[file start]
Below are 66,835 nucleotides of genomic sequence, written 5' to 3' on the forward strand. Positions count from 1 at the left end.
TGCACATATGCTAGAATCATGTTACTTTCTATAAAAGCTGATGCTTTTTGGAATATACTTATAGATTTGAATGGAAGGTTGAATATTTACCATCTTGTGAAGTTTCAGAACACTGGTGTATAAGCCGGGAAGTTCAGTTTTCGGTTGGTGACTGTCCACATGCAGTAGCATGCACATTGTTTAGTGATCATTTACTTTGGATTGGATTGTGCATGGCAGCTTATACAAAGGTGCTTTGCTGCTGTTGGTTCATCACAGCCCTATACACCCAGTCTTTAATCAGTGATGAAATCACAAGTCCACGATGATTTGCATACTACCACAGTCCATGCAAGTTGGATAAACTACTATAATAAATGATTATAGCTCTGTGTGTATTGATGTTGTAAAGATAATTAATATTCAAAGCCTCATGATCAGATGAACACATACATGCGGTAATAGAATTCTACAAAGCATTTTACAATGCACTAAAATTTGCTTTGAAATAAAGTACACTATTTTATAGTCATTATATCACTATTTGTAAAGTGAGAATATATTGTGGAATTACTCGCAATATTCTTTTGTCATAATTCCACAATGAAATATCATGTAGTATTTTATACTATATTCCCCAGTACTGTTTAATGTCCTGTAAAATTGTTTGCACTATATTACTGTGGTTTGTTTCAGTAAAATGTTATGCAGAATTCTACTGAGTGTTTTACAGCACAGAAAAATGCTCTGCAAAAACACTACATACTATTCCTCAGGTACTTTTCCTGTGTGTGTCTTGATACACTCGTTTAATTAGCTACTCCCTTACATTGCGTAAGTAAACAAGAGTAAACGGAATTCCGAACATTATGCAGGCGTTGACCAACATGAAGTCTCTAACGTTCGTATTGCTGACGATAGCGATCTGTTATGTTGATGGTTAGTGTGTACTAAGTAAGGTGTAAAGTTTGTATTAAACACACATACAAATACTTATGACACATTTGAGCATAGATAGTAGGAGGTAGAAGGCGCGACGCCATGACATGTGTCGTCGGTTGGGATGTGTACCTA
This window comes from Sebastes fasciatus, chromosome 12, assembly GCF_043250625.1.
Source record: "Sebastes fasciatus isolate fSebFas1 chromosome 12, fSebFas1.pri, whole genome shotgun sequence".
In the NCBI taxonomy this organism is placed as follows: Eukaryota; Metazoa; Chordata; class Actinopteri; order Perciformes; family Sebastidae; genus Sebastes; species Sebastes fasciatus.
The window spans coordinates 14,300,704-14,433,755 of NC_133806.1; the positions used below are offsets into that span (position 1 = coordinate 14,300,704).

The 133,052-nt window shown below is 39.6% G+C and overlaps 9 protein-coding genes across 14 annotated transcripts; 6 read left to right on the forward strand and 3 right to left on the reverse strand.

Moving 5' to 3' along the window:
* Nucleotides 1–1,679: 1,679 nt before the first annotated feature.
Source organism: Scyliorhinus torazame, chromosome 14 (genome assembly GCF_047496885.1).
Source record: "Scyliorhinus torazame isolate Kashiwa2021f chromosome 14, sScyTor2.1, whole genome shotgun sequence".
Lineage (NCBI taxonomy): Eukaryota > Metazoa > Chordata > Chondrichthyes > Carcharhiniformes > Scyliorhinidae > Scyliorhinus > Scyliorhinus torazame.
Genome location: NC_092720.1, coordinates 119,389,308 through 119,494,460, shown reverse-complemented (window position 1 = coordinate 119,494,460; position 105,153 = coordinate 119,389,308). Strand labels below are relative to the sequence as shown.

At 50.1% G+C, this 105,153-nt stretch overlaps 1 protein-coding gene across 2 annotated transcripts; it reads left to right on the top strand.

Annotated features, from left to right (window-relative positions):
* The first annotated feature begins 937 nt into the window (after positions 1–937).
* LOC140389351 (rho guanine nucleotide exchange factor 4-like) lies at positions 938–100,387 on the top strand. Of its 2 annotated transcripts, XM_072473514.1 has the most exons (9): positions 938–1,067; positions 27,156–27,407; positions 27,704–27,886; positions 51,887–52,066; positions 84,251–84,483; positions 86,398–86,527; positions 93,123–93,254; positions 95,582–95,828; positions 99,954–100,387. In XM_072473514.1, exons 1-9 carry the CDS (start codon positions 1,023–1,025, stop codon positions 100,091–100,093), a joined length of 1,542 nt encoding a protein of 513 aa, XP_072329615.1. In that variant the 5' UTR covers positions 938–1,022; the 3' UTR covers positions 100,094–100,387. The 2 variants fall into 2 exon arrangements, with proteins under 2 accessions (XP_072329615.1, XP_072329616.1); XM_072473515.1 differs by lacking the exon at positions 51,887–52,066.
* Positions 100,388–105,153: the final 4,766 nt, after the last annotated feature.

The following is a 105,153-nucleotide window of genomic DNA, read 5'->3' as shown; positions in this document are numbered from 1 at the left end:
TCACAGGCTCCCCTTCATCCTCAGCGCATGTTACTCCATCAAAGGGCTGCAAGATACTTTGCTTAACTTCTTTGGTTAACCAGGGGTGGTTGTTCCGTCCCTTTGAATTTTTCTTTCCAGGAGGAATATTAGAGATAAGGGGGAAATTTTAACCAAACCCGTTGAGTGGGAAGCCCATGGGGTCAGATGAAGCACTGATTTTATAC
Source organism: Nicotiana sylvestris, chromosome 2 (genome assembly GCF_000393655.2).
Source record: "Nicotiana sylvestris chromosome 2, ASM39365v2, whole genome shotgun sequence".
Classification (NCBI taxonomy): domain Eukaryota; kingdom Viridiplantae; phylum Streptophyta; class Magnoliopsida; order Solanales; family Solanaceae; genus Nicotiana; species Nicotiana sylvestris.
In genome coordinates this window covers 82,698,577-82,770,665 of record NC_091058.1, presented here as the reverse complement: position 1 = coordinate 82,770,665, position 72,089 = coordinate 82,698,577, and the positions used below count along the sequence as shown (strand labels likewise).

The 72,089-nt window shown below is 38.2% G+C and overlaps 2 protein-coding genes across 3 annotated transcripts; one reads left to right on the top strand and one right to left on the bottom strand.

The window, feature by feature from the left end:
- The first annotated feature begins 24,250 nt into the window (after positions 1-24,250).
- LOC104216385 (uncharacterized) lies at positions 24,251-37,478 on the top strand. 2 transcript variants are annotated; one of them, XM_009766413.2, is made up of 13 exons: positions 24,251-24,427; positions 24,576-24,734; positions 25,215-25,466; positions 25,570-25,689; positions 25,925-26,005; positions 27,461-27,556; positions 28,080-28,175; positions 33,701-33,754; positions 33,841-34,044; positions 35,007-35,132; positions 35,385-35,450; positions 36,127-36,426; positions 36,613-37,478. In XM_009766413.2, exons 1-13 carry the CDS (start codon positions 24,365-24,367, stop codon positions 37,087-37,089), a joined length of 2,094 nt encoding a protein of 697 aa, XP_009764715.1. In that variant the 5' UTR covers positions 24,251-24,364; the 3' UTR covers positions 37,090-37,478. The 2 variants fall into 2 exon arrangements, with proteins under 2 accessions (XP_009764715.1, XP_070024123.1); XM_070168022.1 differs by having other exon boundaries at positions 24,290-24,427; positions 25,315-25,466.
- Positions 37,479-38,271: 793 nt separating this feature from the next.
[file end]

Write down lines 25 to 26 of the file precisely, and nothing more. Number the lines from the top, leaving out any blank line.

The 72,089-nt window shown below is 38.2% G+C and overlaps 2 protein-coding genes across 3 annotated transcripts; one reads left to right on the top strand and one right to left on the bottom strand.

The window, feature by feature from the left end: